CPTPP, SPS-Plus, Food Safety, Science, Risk Analysis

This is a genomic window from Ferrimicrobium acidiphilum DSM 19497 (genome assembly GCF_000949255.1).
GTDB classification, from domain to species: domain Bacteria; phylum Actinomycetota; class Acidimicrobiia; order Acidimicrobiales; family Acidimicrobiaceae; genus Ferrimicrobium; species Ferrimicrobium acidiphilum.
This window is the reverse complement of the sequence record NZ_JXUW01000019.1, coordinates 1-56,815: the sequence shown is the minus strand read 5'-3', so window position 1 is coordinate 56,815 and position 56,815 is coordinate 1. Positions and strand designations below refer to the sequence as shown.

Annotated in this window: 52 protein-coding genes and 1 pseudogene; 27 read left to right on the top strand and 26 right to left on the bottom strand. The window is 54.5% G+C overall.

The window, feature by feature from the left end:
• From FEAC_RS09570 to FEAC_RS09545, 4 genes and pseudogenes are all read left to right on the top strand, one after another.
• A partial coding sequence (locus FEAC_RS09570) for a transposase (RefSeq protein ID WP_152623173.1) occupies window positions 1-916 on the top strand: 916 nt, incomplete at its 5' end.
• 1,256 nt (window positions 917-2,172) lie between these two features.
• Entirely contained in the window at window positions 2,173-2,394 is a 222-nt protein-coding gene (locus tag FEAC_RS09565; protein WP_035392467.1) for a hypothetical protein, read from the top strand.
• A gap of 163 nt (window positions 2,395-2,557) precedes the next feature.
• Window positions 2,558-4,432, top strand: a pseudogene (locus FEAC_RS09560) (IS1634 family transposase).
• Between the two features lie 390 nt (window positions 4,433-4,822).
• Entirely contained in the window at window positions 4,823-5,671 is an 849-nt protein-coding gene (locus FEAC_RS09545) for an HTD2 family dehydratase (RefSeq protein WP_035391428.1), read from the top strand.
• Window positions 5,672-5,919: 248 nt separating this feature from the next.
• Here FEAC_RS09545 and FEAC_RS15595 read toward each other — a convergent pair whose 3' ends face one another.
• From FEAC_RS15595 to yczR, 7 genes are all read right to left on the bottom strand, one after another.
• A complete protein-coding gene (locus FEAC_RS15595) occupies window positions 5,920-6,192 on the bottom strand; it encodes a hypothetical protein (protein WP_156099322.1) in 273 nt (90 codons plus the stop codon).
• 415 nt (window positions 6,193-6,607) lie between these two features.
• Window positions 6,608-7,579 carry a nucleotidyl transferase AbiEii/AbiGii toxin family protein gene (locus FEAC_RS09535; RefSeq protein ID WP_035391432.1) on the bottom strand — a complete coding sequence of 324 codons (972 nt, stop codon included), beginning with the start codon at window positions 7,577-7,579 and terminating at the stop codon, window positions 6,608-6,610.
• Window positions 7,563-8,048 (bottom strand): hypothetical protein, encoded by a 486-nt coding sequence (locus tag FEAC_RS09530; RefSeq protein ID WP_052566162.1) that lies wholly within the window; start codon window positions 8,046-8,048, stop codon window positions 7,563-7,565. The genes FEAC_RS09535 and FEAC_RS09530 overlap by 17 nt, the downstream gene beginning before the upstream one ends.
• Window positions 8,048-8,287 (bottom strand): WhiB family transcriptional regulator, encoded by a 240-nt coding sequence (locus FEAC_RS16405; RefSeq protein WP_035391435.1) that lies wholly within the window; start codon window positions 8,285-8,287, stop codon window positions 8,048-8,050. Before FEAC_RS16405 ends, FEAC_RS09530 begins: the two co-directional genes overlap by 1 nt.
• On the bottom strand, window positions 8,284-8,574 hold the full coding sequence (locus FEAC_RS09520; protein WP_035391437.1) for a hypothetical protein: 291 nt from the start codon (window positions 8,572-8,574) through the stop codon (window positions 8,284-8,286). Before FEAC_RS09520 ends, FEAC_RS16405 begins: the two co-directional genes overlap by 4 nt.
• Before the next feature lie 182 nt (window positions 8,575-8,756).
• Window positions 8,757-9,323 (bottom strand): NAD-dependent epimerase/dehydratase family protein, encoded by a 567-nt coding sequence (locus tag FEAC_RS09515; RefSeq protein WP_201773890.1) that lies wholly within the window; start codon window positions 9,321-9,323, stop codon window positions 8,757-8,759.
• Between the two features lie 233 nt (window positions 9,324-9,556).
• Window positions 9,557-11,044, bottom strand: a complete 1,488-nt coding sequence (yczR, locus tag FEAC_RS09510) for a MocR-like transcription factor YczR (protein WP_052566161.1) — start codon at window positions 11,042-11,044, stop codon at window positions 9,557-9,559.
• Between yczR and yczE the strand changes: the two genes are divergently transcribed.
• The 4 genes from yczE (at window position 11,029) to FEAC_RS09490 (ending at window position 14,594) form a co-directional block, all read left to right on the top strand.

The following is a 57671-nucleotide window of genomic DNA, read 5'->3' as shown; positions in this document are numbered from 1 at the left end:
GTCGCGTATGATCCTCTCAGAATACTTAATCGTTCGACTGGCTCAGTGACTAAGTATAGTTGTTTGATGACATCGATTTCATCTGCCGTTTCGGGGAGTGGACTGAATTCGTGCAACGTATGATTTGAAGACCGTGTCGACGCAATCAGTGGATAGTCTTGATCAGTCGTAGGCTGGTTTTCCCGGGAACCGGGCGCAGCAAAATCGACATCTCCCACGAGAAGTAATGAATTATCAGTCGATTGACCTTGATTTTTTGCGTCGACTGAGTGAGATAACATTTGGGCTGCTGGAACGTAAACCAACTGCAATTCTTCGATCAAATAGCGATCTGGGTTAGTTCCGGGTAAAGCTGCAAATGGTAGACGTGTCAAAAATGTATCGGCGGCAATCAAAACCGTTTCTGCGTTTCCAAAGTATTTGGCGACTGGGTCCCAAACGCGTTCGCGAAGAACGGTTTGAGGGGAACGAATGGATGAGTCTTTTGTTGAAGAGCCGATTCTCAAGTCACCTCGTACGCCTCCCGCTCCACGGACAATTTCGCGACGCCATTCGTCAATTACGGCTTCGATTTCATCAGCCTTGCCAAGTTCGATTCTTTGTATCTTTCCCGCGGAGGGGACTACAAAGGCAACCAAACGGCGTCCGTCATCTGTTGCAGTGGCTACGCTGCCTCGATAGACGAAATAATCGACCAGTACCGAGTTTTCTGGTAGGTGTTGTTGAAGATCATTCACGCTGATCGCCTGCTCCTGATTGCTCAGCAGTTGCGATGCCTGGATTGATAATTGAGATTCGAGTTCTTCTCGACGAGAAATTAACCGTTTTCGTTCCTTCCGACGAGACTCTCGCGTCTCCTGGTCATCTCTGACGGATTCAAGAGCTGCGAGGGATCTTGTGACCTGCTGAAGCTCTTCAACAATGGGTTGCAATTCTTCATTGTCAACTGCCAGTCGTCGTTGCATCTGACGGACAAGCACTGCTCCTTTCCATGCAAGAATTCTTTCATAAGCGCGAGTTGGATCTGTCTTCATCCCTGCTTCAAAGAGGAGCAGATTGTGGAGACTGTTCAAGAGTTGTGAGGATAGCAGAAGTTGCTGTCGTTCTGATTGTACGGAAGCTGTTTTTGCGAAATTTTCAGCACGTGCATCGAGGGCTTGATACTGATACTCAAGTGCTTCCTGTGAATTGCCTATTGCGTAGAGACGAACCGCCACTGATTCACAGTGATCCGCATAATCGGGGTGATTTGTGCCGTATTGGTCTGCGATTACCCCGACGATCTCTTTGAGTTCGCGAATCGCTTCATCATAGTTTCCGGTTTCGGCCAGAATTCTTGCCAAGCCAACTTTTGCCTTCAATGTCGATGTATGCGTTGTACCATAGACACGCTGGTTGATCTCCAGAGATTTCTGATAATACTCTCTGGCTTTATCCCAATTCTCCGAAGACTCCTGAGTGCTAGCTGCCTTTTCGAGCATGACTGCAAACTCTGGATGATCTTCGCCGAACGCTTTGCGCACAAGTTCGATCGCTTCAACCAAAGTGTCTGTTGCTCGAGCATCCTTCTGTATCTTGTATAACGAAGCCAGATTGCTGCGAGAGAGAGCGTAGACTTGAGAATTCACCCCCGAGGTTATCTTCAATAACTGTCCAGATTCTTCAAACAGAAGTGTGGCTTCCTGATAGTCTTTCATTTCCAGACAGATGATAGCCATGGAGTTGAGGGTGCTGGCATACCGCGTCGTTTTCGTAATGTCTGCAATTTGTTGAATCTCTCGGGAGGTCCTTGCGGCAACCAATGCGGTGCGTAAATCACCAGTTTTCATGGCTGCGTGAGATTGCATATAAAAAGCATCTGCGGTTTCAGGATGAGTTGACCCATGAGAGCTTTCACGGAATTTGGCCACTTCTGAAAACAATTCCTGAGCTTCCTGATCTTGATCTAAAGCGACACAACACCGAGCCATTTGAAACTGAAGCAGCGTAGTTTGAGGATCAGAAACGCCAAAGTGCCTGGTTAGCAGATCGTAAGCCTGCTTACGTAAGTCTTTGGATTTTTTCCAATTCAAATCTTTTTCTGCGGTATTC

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Trade in food and agricultural products accounts for a major part of global trade, and the trade continues to alert domestic consumers to the risks associated with modern food processing and production methods. The Trans-Pacific Partnership Agreement (TPP), now rebranded as the Comprehensive and Progressive Agreement for Trans-Pacific Partnership (CPTPP), represents a new model of mega-regional trade pacts posed to set higher standards for promoting and streamlining trade liberalization. Because of concerns with national food safety regulations that could constitute forms of non-tariff barriers, the CPTPP, in contrast to the World Trade Organization (WTO), stipulates further rules on parties’ sanitary and phytosanitary measures (SPS), achieving a type of role model of SPS-plus. This article explores the legal implications and progressiveness of the SPS-plus design, particularly focusing on the requirements of scientific evidence and risk analysis. The SPS-plus that sets hurdles for national regulatory regimes largely reflects WTO jurisprudence, international health standards, and the national regulations of the United States. I argue that the role model may provide momentum to modernize parties’ food safety regimes, but the cost of full compliance could be high. Genuine collaboration, experience-sharing, and technological and financial support between developed countries and less developed countries may alleviate the difficulties of implementation and promote coherence.